Updated: Jan 19, 2020
The new CRKT RipSnort is now made from D2 Steel. What's the difference?
D2 Steel - This steel This is not technically Stainless, but Tool Steel. However, it Because of this it has good rust resistance. It is much tougher than most stainless steels, but not as tough as most of the other tool steel. This steel does have excellent wear resistance. It has great edge retention but can be very difficult to sharpen. This is also a tough material to mirror polish, so it you will almost never see it that way. Its carbon content is 1.50-1.60%.has a high chromium content, just less than what might classify it as stainless steel.
8Cr13MoV Steel - This steel is a popular budget brand of knife steel, which is made in China. It's considered Stainless Steel. In its composition this steel is close to the Japanese steel of AUS-8 grade. 8Cr13MoV steel at its low cost demonstrates very worthy characteristics of cutting. At suitable heat treatment of steel the products made of 8Cr13MoV steel retain for a long time the sharpness of the cutting edge and have a very good corrosion resistance. The range of steel hardness is indicated int eh chart below.
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Here is a breakdown of elements that compose many knife steels:
Contributes: Hardness, Edge Retention. You’ll find carbon in every form of steel. Essentially, it’s the element that turns the basic metal iron into steel and plays a huge part in the hardening process. Generally with increased levels of carbon you get a harder steel, improved tensile strength, edge retention and overall resistance to wear. Knife steels are typically described as “high carbon” if they contain more than 0.5% carbon and these generally what you want to look for in a knife steel. However, if manufacturers go over the top with too much carbon it can make the steel brittle and also increases proneness to corrosion.
Contributes: Corrosion Resistance. By adding chromium to the steel it increases the resistance to oxidation and corrosion in general. To be classified as “Stainless Steel” there should be at least 13% chromium (you’ll see others quote 11% or 12% but 13% is a safe bet). Chromium is the key driver for carbide formation which lowers brittleness but also adversely impacts edge retention. In addition to improving the resistance to corrosion, chromium also improves hardenability and tensile strength. Still, every steel is going to corrode if left out in the elements for a prolonged period. Note also that too much chromium can reduce toughness.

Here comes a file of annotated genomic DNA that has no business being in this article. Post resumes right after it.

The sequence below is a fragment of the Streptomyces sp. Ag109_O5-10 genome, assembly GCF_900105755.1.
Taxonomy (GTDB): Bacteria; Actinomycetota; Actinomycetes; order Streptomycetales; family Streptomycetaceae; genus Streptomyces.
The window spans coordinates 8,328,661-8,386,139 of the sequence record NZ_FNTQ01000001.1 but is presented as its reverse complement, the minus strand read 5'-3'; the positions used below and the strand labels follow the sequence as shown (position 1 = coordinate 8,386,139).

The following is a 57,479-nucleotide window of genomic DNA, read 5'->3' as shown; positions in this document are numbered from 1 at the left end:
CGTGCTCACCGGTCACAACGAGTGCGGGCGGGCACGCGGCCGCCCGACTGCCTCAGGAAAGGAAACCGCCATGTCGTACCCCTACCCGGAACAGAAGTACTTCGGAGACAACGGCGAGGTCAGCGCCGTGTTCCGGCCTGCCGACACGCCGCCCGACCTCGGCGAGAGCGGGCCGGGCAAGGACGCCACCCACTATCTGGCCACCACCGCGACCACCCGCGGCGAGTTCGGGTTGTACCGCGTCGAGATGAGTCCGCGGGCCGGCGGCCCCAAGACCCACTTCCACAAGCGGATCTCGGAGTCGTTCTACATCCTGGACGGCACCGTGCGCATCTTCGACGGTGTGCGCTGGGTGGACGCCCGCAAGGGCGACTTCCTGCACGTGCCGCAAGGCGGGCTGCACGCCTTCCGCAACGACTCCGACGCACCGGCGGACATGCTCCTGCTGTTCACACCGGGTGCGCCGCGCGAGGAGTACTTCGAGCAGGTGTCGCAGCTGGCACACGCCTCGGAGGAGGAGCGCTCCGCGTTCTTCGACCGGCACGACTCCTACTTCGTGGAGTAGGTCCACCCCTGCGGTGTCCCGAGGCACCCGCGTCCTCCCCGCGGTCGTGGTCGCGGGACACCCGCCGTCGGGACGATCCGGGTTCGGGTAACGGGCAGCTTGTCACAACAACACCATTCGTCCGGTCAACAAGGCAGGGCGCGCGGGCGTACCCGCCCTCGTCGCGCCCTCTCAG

Contributes: Toughness. Molybdenum will increase toughness which reduces the liklihood of chipping. It also allows the steel to maintain its strength at high temperatures which helps with how easy a blade is to produce in the factory. Like chromium it is a driver of carbide formation but is used typically in small relative quantities.
Contributes: Toughness. Some manufacturers have chosen to add small quantities of Nickel to increase toughness and strength especially at low temperatures which basically limits distortion and cracking during the quenching phase of heat treatment. Many knife makers claim it also reduces corrosion but that is often disputed.
Contributes: Toughness, Wear Resistance. Vanadium is another element similar to Molybdenum that promotes carbide formation (the hardest of all) and it adds wear resisting properties to steels. Perhaps more importantly, vanadium produces a very fine grain during the steel’s heat treatment process which improves overall toughness. Some of the ultra-premium steels contain relatively high levels of vanadium and allow for a super sharp edge.
Contributes: Hardness. Adding very small amounts of cobalt can allow for quenching (i.e. rapid cooling to achieve hardness) at higher temperatures and tends to boost the effects of other elements in the more complicated steels. It is not a carbide former in itself but certainly does promote the achievement of overall hardness.
Contributes: Hardenability, Strength, Wear Resistance. Another key element which assists with the hot working properties making the knife more stable during quenching. Manganese will contribute to increased hardness as well as tensile strength and resistance to wear and tear. As with anything that increases hardness, too much and the steel will be too brittle.
Contributes: Hardenability, Strength. Silicon adds to overall strength similar to the effects of Manganese, making the manufacture of the steel far more stable. However, the real value of Silicon is in de-oxidation and de-gasifying to remove oxygen. Oxygen is unwelcomed in steel production because it leads to blowholes or pitting.
Contributes: Toughness, Wear Resistance, Corrosion Resistance. Niobium is a grain refiner and powerful carbide former. It is used to aid fine grain structure which helps to improve the wear resistance and prevent chipping. Arguably the best known knife steel that capitalized on Niobium is CPM-S35VN which combined with carbon, introduced niobium carbides to aid wear resistance and edge chipping. The result is formidable edge retention.